Also, because of the self-feedback mechanism of laying on a bench or table, you always know whether or not your lower back is arching (in lordosis). Therefore, you are guaranteed to know how hard you need to be squeezing your external obliques to make sure there is no compensatory movement at the spine.
Next, by lifting the arms overhead we can also generate a nice stretch in the lats, pecs, and rectus abdominus (all commonly tight). Not really necessary for a stretch aimed at knee pain, but it sure isn’t hurting anything.
BOOM. How’s that for bang for your buck?
With that said, here are the common ways people may mess this up:
1) Letting the foot plantarflex and pronate
You HAVE to make sure your foot is not pointing down and out to the side.
2) Not fully contracting the abdominals
If you’re not feeling any stretch in your hip / thigh it’s almost guaranteed you’re not fully squeezing the abs.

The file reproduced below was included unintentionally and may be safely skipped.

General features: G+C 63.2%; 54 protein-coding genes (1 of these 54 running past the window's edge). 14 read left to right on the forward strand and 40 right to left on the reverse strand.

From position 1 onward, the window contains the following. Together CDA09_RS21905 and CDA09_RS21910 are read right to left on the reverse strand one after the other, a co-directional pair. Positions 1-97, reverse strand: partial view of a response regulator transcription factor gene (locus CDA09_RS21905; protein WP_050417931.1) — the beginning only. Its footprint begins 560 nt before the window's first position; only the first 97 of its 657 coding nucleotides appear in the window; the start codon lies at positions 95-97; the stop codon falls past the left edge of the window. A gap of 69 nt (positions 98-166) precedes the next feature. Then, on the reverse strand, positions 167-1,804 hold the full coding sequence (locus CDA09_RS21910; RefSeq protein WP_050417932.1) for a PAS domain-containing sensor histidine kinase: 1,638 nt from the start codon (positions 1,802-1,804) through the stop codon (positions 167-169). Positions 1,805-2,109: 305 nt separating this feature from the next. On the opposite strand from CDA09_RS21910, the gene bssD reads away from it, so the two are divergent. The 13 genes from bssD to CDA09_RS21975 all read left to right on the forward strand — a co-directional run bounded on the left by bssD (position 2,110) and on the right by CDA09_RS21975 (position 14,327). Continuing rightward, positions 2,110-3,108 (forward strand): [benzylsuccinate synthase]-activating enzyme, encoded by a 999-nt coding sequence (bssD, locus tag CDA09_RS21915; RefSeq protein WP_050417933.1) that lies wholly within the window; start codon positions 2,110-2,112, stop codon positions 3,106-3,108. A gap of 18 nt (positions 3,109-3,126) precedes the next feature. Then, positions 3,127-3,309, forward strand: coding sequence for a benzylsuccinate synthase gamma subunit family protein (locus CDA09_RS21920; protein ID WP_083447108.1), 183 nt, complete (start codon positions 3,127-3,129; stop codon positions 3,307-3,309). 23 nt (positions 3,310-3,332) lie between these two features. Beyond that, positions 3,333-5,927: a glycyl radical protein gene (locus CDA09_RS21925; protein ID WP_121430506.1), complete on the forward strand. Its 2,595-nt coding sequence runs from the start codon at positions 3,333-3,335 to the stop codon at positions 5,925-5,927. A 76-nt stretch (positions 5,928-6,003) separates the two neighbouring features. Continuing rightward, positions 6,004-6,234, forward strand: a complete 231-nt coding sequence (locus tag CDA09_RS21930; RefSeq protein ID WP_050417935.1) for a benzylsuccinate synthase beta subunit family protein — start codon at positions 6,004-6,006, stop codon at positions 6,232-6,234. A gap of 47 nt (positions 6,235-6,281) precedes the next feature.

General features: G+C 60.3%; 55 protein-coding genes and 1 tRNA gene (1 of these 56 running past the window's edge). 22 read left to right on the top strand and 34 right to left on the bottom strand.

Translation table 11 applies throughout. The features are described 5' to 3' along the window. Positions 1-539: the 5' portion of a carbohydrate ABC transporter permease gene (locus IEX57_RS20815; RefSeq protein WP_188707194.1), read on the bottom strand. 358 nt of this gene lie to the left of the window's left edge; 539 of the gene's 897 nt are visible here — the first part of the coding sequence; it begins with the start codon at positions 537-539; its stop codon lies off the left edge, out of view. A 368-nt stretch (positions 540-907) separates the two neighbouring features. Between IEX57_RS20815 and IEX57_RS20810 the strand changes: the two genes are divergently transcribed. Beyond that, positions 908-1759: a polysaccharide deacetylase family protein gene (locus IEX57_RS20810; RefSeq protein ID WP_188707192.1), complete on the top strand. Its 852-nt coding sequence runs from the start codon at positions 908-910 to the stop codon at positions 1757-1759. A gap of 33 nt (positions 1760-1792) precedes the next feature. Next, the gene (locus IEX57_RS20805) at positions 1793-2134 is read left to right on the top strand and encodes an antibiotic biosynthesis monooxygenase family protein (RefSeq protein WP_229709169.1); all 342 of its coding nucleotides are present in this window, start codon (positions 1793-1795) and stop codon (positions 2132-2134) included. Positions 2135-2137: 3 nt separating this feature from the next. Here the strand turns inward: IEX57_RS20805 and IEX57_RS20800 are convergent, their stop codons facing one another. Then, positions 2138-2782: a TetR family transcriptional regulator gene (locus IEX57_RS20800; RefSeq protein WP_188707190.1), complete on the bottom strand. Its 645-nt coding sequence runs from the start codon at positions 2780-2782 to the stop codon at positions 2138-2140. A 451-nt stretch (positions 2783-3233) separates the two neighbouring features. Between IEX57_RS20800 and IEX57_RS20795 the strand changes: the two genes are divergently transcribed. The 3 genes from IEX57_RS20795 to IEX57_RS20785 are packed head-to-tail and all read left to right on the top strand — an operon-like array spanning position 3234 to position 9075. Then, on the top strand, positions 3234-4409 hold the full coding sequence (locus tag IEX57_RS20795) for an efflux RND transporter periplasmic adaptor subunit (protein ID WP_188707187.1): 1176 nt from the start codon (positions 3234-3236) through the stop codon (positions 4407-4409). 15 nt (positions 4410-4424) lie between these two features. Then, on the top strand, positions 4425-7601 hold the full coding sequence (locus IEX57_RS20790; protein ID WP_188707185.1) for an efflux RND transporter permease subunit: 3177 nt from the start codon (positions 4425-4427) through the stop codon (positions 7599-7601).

Watch the difference in thigh position when the abs are fully squeezed and when they are relaxed:
Notice the thigh elevates, bringing the hip into flexion, each time the EO are fully contracting. This illustrates tightness in the TFL because when the EO fully contract and posteriorly tilt the pelvis, the TFL is put on stretch. And when it’s put on stretch you can see the tightness by the thigh being pulled off the bench.
One sure fire way to know whether or not your abs are squeezed tight enough is if you’re lower back is flat on the bench. If it’s not, you’re abs aren’t tight enough. It’s worth noting that for those with a fair amount of fat on their body, and or lower backs, sometimes they give themselves the “feel” of their lower back being flat when it isn’t. It’s just that their adipose tissue is thick enough to give them that illusion.
If you’re watching someone, it’s best to look at the top of their hips. Do they look angled downward? Like an anterior pelvic tilt? Then the abs aren’t squeezed enough. It’s hard to describe, but you can spot it.
If you’re having trouble with your abs (this is just a sign they’re weak and not strong enough yet) grab your opposite knee and pull it into your chest. This will allow your upper body to help posteriorly tilt your pelvis.